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It's one of the most ambitious parts of the planned battle against climate change – technologies to 'bury' carbon dioxide (CO2) deep underground.
And scientists have investigated how it works in reality, using depleted hydrocarbon reservoirs where CO2 has been injected as part of the oil recovery process.
Carbon capture and storage (CCS) is one of the new technologies that scientists hope will play an important role in tackling the climate crisis.
It involves the capture of CO2 from the burning of fossil fuels in power generation, which is then stored underground in geological formations.
The UK government recently selected four sites to develop multi-billion-pound CCS projects as part of its scheme to cut from heavy industry 20 to 30 million tonnes of CO2 per year by 2030. Other countries have made similar carbon reduction commitments.
CO2 has historically been injected into numerous depleted hydrocarbon reservoirs as a means of enhanced oil recovery (CO2-EOR).
Dr Rebecca Tyne, of the Department of Earth Sciences at Oxford University, said: "CCS will be a key tool in our battle to avert climate change. Understanding how CCS works in practice, in addition to computer modelling and lab-based experiments, is essential to provide confidence in safe and secure CO2 geological sequestration."
In a paper published in the journal Nature, Dr Tyne and Professor Chris Ballentine, also from Oxford University, led a team of international collaborators to investigate the behaviour of CO2 within a CO2-EOR flooded oil field in Louisiana.
Data suggested that up to 74% of CO2 left behind by CO2-EOR was dissolved in the groundwater.
The study also revealed that microbes converted as much as 13 to 19% of the injected CO2 to methane, which is a stronger greenhouse gas than CO2.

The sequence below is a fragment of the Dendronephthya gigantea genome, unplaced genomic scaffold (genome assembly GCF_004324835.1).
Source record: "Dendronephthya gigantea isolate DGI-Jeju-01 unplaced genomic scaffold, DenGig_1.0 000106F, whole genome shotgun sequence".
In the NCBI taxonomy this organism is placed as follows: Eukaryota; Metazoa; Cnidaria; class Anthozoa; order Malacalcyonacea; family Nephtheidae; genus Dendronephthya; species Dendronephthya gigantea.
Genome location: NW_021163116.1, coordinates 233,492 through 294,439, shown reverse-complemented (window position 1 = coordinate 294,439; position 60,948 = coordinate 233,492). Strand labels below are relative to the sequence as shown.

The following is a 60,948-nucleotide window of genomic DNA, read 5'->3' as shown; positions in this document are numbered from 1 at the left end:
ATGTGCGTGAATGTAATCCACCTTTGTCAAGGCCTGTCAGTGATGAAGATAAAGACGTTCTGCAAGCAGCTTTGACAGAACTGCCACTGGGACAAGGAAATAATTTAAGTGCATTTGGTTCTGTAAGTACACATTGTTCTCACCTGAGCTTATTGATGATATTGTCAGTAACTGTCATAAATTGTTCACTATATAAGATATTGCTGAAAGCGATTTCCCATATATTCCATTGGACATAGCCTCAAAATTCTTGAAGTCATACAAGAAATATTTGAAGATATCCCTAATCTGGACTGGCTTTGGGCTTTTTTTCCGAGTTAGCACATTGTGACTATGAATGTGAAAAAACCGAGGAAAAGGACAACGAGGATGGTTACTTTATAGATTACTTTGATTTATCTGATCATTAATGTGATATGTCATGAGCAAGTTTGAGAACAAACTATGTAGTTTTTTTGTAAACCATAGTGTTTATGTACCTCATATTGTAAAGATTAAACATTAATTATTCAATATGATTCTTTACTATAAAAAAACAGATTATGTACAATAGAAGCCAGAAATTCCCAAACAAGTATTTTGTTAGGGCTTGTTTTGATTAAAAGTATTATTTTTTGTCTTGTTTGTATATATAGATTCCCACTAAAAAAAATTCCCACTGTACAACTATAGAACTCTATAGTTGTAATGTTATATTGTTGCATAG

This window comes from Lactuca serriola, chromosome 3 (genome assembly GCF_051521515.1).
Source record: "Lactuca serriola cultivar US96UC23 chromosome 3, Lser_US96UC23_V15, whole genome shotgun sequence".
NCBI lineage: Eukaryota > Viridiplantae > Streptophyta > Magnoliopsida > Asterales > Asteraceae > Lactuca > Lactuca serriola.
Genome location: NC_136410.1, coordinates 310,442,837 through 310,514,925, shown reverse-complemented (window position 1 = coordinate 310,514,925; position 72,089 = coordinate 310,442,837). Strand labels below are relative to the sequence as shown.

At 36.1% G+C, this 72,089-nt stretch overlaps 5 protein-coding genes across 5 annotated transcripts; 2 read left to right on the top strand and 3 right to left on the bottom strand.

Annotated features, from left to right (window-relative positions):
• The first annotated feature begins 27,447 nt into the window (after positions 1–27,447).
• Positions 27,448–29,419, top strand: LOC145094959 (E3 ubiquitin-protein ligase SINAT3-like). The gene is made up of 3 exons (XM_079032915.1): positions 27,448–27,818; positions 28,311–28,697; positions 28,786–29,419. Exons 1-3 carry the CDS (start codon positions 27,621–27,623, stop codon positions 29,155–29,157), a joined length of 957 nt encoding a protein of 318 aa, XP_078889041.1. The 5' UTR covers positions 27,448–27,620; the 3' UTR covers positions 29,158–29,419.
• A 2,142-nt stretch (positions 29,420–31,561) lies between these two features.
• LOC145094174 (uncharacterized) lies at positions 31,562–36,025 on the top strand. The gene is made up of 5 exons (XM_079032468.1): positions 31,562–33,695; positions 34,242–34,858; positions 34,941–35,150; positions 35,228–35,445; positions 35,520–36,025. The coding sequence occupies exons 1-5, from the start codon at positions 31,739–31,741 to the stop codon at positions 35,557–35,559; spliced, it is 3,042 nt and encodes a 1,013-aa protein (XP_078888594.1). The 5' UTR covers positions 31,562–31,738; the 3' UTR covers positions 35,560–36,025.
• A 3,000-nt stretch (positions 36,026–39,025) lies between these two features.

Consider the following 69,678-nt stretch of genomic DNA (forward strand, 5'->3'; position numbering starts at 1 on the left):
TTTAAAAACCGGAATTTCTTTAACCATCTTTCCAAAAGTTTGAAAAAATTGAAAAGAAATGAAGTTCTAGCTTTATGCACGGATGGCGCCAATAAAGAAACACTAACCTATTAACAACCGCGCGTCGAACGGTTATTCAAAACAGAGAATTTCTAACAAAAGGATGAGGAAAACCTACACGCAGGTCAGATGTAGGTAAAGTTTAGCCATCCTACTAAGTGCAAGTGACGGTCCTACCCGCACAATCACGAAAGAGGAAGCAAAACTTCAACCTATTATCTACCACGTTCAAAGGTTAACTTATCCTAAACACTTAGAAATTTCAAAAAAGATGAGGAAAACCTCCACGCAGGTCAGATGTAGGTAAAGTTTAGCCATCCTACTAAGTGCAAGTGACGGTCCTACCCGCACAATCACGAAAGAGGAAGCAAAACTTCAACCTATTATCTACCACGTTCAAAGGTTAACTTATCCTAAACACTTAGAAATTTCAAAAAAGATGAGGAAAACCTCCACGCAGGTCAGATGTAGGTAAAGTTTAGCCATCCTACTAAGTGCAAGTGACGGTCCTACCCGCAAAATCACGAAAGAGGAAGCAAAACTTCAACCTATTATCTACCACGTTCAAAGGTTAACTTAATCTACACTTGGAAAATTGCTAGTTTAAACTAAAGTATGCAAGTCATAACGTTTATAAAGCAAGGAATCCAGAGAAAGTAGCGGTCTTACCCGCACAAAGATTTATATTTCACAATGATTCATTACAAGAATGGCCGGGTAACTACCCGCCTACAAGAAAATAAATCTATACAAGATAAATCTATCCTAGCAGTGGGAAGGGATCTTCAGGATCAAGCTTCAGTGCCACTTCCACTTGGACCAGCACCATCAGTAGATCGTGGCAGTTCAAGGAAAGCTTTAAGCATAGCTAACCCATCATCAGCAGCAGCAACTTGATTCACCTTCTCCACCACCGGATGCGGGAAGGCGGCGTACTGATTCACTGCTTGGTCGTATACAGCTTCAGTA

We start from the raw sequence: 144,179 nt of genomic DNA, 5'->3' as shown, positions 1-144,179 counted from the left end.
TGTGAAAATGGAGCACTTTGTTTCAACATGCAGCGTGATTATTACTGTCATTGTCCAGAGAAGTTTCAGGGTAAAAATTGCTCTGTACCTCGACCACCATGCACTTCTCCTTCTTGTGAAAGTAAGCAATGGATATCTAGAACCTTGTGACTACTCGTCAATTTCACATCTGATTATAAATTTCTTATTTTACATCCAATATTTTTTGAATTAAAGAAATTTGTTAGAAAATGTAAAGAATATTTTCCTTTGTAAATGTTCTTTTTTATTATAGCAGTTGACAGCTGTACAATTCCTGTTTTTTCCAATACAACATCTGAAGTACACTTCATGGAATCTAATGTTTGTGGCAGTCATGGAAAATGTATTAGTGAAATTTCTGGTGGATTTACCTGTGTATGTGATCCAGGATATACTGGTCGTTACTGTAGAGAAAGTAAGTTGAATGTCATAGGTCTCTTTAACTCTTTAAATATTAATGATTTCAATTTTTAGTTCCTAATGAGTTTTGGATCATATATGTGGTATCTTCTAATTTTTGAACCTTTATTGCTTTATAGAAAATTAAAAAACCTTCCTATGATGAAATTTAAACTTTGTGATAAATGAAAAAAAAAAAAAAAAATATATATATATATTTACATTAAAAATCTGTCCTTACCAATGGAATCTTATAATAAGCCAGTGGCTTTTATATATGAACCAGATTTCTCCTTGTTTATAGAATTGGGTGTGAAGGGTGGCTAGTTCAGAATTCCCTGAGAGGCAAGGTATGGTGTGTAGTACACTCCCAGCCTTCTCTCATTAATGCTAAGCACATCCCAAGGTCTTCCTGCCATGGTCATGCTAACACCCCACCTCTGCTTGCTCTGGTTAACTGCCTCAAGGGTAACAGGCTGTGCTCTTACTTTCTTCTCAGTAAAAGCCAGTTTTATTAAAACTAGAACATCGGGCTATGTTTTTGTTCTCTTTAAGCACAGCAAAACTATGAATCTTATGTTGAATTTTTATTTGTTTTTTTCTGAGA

Professor Ballentine said: "Methane is less soluble, less compressible and less reactive than CO2, so, if produced, it reduces the amount of CO2 we can safely inject into these sites.
"However, now this process has been identified, we can take it into account in future CCS site selection."
Carbon capture and sequestration could work alongside technologies that can capture CO2 directly from the air.
These can work with up to 97% efficiency, another study has found.
Researchers at the Paul Scherrer Institute PSI and ETH Zurich, both in Switzerland, investigated different technologies to remove CO2 directly from the air.
They cautioned that such technology wouldn’t remove the need to cut carbon emissions, but would instead work alongside carbon reduction to help countries hit their climate goals.
The researchers analysed five different ways to capture CO2 from the air at eight different locations around the world.
"The technologies for CO2 capture are merely complementary to an overall decarbonisation strategy – that is, for the reduction of CO2 emissions – and cannot replace it," said Christian Bauer, a scientist at PSI's Laboratory for Energy Systems Analysis and a co-author of the study.
"However, they can be helpful in achieving the goals defined in the Paris Agreement on climate change, because certain emissions, for example from agriculture, cannot be avoided."
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